Two Weeks of Reaction to Meles' Fascism
Published: November 14, 2005
"CARNAGE returned last week to the streets of Addis Ababa, Ethiopia's capital. Many bodies laid out in the mortuary of the Menelik II hospital had been ripped apart by bullets. Doctors said that, after the first couple of days of skirmishes, almost all the gunshot wounds were in the stomach, chest and head.", the Economist, November 12, 05.
"Corpses in city streets. Heads cracked and bloodied by rifle-butts. Stone-wielding rioters running from shots and tear-gas on dusty fields", Andrew Cawthorne, November 13, 2005.
"I believe the Ethiopian government is demonstrating its true nature. The current government is very authoritarian and even totalitarian.” Herman Cohen, Former State Department Official, VOA interview, November 9, 2005.
"There's growing concern in Washington. 'This is becoming much bigger than, 'Do we like Meles or not?' ' says Stephen Morrison of the Center for Strategic and International Studies in Washington. If instability continues or worsens, he expects the US to get tough - to even threaten to punish Meles through the UN Security Council and the World Bank. Of the US he says, 'They're looking very seriously at stepping up their engagement.'" Abraham Mclaughlin writing for Christian Science Monitor, November 7, 2005.
"The response from the Government exceeds anything which is in any sense acceptable”, Lord Triesman, UK's Africa Minister.
"Stop the killing of Ethiopians who dare to believe that democracy is possible in Ethiopia." European Union chief election observer Ana Gomes.
"A regime hailed as progressive by Tony Blair has shot women and children in the streets and detained thousands. At our end, the blundering goodwill of the Live Aid concert is exposed for the naivety it always was, the Africa Commission's confident talk of 'a new breed' of leaders merely ludicrous." Michela Wrong, Writing for the Scotsman, 12th November 2005.
"We are extremely alarmed and saddened by the outbreak of violence in Addis Ababa, the death of innocent Ethiopians, and the recent arrests of opposition party leaders. Reports today indicate that at least 35 Ethiopians have been killed in the last two days alone, and that up to 1,000 opposition participants have been arrested, We call upon the Ethiopian government to release all journalists and political detainees, including Chairman Hailu Shawel, Vice Chair Birtukan Mideksa, Professor Mesfin Wolde-Mariam and elected mayor Dr. Berhanu Nega. All prisoners should be treated humanely and be given all due process rights according to the law and principles of justice. The government must also protect its citizens’ exercise of their constitutional rights to peaceful protest and assembly." Ethiopian Caucus in the US Congress led by Mr. Michael Honda, November 4, 2005.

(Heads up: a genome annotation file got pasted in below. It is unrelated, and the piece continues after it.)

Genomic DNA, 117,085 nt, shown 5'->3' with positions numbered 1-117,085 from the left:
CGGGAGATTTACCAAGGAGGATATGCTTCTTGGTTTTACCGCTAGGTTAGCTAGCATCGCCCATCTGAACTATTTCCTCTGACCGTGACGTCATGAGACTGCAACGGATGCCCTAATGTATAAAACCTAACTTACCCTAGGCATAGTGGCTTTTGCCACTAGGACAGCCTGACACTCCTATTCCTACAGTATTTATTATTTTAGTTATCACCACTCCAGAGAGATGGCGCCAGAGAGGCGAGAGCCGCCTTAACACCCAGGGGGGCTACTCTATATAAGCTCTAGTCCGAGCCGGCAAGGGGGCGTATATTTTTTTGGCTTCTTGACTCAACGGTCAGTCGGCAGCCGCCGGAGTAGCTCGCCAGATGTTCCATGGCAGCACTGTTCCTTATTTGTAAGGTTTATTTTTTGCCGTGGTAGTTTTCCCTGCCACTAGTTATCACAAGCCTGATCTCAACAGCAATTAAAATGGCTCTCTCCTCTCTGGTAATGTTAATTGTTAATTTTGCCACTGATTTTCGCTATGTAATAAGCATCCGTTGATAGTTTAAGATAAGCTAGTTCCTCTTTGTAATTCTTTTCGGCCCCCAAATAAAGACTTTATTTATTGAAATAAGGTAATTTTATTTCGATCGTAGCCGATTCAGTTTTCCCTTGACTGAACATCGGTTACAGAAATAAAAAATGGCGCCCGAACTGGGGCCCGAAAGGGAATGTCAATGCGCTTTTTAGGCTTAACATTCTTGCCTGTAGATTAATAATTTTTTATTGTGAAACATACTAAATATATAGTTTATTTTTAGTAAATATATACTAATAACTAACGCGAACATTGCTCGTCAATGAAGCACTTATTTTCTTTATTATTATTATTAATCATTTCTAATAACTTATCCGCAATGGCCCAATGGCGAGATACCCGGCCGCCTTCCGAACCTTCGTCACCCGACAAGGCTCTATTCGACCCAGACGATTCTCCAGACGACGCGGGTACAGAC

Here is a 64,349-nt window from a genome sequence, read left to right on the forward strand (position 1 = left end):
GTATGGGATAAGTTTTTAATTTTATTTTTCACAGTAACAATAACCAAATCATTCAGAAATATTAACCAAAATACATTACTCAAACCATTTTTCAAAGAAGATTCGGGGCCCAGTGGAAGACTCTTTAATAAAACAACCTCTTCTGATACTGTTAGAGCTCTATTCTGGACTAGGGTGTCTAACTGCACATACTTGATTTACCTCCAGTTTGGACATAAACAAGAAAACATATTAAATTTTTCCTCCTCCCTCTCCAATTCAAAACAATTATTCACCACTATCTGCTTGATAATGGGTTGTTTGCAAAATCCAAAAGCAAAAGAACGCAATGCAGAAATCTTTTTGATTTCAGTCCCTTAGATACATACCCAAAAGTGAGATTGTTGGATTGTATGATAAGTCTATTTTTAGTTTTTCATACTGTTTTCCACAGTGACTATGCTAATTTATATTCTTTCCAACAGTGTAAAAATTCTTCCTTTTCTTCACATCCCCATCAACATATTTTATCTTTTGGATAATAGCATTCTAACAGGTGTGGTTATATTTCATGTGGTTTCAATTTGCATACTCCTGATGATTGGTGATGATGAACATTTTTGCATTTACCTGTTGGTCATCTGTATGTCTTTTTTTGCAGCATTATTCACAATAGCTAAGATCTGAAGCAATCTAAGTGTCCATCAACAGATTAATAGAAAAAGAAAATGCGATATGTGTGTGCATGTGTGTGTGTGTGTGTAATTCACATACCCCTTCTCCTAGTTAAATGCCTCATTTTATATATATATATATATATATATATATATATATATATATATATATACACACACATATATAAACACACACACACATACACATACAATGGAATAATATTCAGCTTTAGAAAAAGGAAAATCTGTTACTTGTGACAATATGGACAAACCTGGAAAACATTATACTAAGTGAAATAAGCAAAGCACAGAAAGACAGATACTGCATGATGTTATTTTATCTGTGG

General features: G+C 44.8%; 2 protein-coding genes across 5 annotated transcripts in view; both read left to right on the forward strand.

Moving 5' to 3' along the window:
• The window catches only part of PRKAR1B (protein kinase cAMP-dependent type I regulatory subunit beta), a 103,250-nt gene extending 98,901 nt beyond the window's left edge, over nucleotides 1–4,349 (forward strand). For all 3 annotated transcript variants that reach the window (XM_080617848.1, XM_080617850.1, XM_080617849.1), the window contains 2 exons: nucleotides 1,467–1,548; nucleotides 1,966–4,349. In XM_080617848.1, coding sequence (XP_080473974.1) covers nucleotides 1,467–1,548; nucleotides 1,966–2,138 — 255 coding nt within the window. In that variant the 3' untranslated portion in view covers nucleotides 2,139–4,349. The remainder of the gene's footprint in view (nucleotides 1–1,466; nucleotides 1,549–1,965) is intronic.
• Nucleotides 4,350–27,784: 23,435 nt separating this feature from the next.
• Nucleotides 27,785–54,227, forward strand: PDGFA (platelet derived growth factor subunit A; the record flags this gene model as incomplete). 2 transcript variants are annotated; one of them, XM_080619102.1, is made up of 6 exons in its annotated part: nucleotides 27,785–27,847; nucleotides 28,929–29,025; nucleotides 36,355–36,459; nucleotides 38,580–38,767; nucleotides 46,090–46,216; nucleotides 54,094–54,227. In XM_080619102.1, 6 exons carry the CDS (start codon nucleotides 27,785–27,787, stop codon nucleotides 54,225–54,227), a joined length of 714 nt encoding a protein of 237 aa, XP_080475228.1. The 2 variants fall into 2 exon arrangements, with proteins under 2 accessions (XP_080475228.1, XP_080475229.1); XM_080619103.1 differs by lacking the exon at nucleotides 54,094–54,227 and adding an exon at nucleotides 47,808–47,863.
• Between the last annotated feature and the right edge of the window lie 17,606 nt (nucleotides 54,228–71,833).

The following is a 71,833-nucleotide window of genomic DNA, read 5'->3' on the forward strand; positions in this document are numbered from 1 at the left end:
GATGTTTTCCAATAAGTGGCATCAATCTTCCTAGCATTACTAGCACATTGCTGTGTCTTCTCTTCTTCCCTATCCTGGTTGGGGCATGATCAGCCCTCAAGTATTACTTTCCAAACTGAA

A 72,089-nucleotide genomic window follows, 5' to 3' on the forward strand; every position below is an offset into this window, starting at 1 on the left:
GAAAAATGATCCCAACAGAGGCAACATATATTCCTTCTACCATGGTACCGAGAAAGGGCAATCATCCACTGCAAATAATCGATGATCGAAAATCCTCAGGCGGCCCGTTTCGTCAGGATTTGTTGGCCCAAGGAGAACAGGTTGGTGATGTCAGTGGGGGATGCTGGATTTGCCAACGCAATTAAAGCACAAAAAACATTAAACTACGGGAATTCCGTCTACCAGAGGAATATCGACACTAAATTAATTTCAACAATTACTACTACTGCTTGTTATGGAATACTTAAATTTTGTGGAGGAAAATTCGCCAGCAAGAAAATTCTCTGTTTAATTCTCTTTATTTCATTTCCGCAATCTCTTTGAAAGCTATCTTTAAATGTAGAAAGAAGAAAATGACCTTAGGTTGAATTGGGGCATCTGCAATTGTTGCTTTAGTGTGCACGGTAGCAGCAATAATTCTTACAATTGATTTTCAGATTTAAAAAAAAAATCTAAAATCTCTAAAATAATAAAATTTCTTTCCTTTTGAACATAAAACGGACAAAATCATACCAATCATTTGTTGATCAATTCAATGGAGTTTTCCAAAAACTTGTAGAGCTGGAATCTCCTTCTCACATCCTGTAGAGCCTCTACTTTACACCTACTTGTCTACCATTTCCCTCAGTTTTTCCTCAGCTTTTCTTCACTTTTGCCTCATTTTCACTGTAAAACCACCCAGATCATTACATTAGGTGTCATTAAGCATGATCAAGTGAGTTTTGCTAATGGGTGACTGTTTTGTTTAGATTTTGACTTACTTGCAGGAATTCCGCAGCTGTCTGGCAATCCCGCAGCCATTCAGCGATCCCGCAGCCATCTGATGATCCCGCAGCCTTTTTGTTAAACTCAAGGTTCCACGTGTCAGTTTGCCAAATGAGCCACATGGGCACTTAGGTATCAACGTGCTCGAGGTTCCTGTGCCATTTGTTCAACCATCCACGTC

"Meles Zenawi shows violent streak." Jean-Jacques Cornish, writing on Mail & Guardian, November 13, 2005.
"Save the Children is particularly concerned that many children and young people have been targeted in the violent incidents of the past week in Addis Ababa and other towns around Ethiopia." Save the Children, November 10, 2005.
"I condemn in the strongest possible terms the use of lethal force by the Ethiopian security forces." Irish Minister of State for Foreign Affairs Conor Lenihan, November 9, 2005.
"I just called my aunt in Addis and it happened to be the time the government soldiers are in her house looking for her 17 years old son. It looks like the government is doing house to house search for young boys. Here we go again back to the red terror times, boys hiding in thier own homes. God help us It just doesn't feel right." YY, USA
"It expressed 'grave concern' at the ongoing unrest, and 'serious concern' at the arrest of opposition Coalition for Unity and Democracy leaders and representatives of civil society and the media." The British presidency of the European Union, November 6, 2005.
"More than 60 Sioux Falls residents from Ethiopia marched along city streets Tuesday to draw attention to their troubled home country and urge South Dakota's congressional delegation to help get the United States involved." ArgusLeader.com - South Dakota
"Leaders of the Ethiopian Orthodox church, the Islamic Affairs Supreme Council, the Roman Catholic Church and Evangelical Church issued a joint statement Sunday appealing for calm, saying: "Let peace be our agenda." November 06, 2005.
"As I am speaking now, many people are being detained and people are being killed. I have seen special police forces kicking students, pedestrians etc.” Ethiopian employee of an international non-governmental organization, Carried by Indymedia.org, November 3, 2005.
"A woman was reportedly shot dead at home when she complained about the police arresting her husband, a CUD activist. The authorities said that some hand grenades had been thrown against police and that seven police were killed. Arrests are continuing in Addis Ababa and many other areas. More than 4,000 people altogether have been detained, including many unemployed youth protesters in Addis Ababa, and taken to remote prisons in rural areas, where conditions are harsh. Many detainees are believed to have been previously arrested during the first post-election demonstrations in June 2005", Amnesty International, November 11, 2005.
"Meles is unleashing fascist terror against the elected opposition leaders and the people of Ethiopia", Network of Ethiopian Scholars (NES) - Scandinavian Chapter, November 03, 2005.
"Meles says Ethiopia is not likely to witness a Rose or Orange Revolution as was seen in Georgia and Ukraine.", North Korea Times, November 9, 2005.
"The violence has marred the image of Ethiopia, but as far as the process of democratization is concerned I don't think it has had an impact on the country." People's Daily Online, November 10, 2005.